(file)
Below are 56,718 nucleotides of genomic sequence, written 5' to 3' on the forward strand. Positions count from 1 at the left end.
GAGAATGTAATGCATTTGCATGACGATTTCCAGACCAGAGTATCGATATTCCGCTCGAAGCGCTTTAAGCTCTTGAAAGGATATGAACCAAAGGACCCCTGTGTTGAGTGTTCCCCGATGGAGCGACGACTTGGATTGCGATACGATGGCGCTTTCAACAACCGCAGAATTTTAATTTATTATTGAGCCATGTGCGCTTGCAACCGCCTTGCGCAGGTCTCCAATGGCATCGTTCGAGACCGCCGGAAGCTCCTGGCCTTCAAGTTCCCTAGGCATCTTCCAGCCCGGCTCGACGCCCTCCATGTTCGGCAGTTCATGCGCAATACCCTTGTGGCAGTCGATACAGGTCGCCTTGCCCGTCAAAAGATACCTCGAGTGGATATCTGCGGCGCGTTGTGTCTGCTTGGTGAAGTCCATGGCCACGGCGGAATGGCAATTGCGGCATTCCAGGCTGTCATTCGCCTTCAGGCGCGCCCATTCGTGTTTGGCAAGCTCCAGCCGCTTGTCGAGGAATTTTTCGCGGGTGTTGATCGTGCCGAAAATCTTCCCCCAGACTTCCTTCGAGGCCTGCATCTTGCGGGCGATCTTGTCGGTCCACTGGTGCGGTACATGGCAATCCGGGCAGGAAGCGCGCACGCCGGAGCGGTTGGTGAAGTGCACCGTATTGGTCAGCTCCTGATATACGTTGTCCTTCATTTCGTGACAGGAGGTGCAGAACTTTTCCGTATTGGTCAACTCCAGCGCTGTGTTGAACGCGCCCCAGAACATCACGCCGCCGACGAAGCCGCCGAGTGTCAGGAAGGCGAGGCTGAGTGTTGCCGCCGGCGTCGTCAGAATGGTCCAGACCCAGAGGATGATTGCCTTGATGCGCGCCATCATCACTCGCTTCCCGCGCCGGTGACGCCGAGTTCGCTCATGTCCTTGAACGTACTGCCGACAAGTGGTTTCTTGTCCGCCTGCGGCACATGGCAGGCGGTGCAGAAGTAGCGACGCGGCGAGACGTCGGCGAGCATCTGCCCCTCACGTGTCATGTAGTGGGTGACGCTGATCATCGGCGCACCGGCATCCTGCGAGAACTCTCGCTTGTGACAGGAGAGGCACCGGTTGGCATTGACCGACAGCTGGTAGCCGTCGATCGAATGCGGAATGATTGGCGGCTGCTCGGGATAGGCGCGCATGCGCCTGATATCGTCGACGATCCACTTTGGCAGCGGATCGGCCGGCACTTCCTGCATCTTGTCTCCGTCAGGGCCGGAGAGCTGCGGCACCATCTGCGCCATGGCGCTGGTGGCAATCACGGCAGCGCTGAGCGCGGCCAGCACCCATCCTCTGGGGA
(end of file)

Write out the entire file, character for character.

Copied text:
Below are 56,718 nucleotides of genomic sequence, written 5' to 3' on the forward strand. Positions count from 1 at the left end.
GAGAATGTAATGCATTTGCATGACGATTTCCAGACCAGAGTATCGATATTCCGCTCGAAGCGCTTTAAGCTCTTGAAAGGATATGAACCAAAGGACCCCTGTGTTGAGTGTTCCCCGATGGAGCGACGACTTGGATTGCGATACGATGGCGCTTTCAACAACCGCAGAATTTTAATTTATTATTGAGCCATGTGCGCTTGCAACCGCCTTGCGCAGGTCTCCAATGGCATCGTTCGAGACCGCCGGAAGCTCCTGGCCTTCAAGTTCCCTAGGCATCTTCCAGCCCGGCTCGACGCCCTCCATGTTCGGCAGTTCATGCGCAATACCCTTGTGGCAGTCGATACAGGTCGCCTTGCCCGTCAAAAGATACCTCGAGTGGATATCTGCGGCGCGTTGTGTCTGCTTGGTGAAGTCCATGGCCACGGCGGAATGGCAATTGCGGCATTCCAGGCTGTCATTCGCCTTCAGGCGCGCCCATTCGTGTTTGGCAAGCTCCAGCCGCTTGTCGAGGAATTTTTCGCGGGTGTTGATCGTGCCGAAAATCTTCCCCCAGACTTCCTTCGAGGCCTGCATCTTGCGGGCGATCTTGTCGGTCCACTGGTGCGGTACATGGCAATCCGGGCAGGAAGCGCGCACGCCGGAGCGGTTGGTGAAGTGCACCGTATTGGTCAGCTCCTGATATACGTTGTCCTTCATTTCGTGACAGGAGGTGCAGAACTTTTCCGTATTGGTCAACTCCAGCGCTGTGTTGAACGCGCCCCAGAACATCACGCCGCCGACGAAGCCGCCGAGTGTCAGGAAGGCGAGGCTGAGTGTTGCCGCCGGCGTCGTCAGAATGGTCCAGACCCAGAGGATGATTGCCTTGATGCGCGCCATCATCACTCGCTTCCCGCGCCGGTGACGCCGAGTTCGCTCATGTCCTTGAACGTACTGCCGACAAGTGGTTTCTTGTCCGCCTGCGGCACATGGCAGGCGGTGCAGAAGTAGCGACGCGGCGAGACGTCGGCGAGCATCTGCCCCTCACGTGTCATGTAGTGGGTGACGCTGATCATCGGCGCACCGGCATCCTGCGAGAACTCTCGCTTGTGACAGGAGAGGCACCGGTTGGCATTGACCGACAGCTGGTAGCCGTCGATCGAATGCGGAATGATTGGCGGCTGCTCGGGATAGGCGCGCATGCGCCTGATATCGTCGACGATCCACTTTGGCAGCGGATCGGCCGGCACTTCCTGCATCTTGTCTCCGTCAGGGCCGGAGAGCTGCGGCACCATCTGCGCCATGGCGCTGGTGGCAATCACGGCAGCGCTGAGCGCGGCCAGCACCCATCCTCTGGGGA